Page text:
15 yo male twisted his knee…

October 11, 2012

Knee XR, Orthopedics, Trauma


The other day I was working in pediatrics and a 15 year-old male came in from his Friday night high-school football game with knee pain.  He is a running back; he twisted his knee when he was tackled and has diffuse knee pain with a slight effusion on exam.  Here is his lateral x-ray:

Fig. 1:  Lateral knee x-ray

Can you identify the abnormality?  This is a hard one…

The patient demonstrates a “deep lateral femoral notch sign” and a small effusion.

A what?  This was a radiology interpretation which I missed entirely (and I would guess many ED physicians would as well).  The lateral femoral notch sign is an abnormally deep depression of the lateral condylopatellar sulcus (See the arrow in Fig. 2).  On the lateral projection the lateral condylopatellar sulcus (aka the lateral femoral notch) is normally a shallow groove in the middle of the femoral condyle.  An unusually deep lateral femoral notch is an indirect sign of an ACL tear (1).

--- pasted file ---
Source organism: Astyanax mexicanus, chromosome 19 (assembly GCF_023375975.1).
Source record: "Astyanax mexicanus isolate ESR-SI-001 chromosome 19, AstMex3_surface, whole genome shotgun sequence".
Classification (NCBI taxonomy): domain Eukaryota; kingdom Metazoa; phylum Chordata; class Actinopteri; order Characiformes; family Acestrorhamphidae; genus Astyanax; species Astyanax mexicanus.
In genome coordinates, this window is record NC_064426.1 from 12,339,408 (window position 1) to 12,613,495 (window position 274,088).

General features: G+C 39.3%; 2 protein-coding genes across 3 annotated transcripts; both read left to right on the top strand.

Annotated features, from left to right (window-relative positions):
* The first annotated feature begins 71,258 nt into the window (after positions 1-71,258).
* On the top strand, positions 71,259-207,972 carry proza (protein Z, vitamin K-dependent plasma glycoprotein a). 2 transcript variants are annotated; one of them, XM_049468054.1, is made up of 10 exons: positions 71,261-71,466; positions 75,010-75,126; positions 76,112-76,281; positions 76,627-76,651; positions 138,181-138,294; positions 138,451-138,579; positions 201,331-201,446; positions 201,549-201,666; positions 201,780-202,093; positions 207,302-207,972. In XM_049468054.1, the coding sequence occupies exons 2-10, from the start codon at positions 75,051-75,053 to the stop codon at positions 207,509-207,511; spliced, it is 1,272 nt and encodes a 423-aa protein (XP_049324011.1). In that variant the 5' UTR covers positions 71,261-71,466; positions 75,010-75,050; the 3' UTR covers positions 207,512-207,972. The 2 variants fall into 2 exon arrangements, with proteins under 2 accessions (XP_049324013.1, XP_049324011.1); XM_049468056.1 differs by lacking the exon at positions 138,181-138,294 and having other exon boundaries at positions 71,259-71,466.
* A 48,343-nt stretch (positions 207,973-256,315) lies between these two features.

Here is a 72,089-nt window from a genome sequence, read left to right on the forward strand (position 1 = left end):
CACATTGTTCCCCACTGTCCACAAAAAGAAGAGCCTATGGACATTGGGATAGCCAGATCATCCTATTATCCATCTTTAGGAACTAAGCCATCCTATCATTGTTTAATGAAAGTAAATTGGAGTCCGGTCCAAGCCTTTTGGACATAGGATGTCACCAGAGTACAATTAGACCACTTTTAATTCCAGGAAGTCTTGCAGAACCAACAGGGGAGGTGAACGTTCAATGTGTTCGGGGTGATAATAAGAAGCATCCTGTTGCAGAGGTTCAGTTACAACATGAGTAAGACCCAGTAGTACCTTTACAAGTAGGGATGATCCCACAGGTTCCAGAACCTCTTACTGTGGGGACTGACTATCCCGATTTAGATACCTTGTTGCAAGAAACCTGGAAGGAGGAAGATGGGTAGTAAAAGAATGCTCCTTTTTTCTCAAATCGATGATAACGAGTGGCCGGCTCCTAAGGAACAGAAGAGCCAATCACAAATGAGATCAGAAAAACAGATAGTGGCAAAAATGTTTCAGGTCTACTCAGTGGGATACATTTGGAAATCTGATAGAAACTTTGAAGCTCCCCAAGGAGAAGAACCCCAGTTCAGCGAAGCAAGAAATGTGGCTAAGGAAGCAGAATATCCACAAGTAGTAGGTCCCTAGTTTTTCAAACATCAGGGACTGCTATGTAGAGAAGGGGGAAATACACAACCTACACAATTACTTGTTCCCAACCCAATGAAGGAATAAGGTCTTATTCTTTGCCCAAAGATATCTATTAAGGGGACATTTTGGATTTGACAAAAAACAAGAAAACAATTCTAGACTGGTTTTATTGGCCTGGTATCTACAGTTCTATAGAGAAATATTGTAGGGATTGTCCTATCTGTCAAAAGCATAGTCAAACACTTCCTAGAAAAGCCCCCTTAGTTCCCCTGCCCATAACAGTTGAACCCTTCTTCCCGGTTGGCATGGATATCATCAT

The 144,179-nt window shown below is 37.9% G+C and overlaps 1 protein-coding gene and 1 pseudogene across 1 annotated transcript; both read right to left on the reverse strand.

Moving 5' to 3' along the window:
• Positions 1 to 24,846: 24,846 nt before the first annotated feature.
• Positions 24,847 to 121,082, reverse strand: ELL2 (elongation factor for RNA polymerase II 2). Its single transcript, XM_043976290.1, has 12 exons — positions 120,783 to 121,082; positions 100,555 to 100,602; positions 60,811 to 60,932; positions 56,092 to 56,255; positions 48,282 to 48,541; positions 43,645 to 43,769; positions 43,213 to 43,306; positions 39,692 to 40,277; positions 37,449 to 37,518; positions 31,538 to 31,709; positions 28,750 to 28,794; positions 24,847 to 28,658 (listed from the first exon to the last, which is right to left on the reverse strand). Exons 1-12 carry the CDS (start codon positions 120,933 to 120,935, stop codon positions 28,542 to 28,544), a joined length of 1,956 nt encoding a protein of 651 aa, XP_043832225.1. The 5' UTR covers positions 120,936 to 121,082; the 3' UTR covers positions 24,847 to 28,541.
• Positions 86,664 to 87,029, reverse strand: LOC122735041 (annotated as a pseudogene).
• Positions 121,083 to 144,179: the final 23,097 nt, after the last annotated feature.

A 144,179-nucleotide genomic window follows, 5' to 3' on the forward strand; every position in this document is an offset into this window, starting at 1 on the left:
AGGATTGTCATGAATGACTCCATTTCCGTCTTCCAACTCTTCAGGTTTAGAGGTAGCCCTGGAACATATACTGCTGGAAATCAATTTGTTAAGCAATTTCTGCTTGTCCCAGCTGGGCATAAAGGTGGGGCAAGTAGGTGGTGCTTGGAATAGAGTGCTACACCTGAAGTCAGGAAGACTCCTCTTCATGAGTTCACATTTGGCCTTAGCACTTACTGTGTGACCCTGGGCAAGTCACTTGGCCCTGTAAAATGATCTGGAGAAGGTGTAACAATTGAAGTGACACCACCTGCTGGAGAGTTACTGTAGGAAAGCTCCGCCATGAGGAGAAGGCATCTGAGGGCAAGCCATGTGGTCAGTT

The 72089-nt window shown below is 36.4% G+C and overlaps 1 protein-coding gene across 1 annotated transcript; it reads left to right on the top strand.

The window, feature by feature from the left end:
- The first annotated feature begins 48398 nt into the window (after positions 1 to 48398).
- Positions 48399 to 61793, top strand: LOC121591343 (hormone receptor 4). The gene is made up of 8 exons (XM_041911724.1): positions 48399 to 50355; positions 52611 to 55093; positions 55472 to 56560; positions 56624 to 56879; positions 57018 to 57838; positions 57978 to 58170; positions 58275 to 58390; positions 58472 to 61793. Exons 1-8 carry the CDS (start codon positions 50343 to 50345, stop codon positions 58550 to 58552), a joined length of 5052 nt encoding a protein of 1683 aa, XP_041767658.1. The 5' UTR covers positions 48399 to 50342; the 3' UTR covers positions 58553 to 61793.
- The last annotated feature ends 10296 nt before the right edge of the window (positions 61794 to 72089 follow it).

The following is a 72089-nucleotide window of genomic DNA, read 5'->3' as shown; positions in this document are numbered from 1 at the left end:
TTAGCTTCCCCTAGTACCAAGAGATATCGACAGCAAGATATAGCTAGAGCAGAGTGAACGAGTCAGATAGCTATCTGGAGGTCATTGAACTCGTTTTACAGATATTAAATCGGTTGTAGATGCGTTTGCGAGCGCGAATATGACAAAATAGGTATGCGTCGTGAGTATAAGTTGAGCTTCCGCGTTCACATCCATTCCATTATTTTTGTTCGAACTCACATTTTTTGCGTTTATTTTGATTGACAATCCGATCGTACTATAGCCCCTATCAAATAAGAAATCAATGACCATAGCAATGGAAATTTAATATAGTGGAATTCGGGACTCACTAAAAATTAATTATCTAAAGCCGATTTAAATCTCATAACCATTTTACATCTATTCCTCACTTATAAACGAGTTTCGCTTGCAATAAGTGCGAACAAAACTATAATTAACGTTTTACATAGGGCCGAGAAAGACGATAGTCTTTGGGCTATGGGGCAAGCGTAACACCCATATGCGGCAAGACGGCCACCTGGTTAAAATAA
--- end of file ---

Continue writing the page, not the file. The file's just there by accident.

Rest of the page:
Fig. 2:  Arrow indicates the lateral condylopatellar sulcus (aka lateral femoral notch)

The most common mechanism of ACL tear is rotation and valgus stress.  This causes the posteriolateral tibial plateau to impact the anteriolateral femoral condyle and can cause a impaction at the site of the lateral femoral notch.  Thus…the “Lateral Femoral Notch Sign.”

To measure the depth of the lateral femoral notch draw a tangent line across the sulcus on the anterior surface of the lateral femoral condyle.  Measure the depth with a perpendicular line to the deepest portion.  Normal depth is around 1mm.  If the depth is >2.0mm this is highly suggestive of an ACL injury.

Luckily I had suspected an ACL tear from the beginning and treated accordingly…

References

1.  Pao DG.  The Lateral Femoral Notch Sign.  Radiology 2001; 219: 800-801.

Author:  Russell Jones, M.D.

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EMREMS: Radiology in Emergency Medicine

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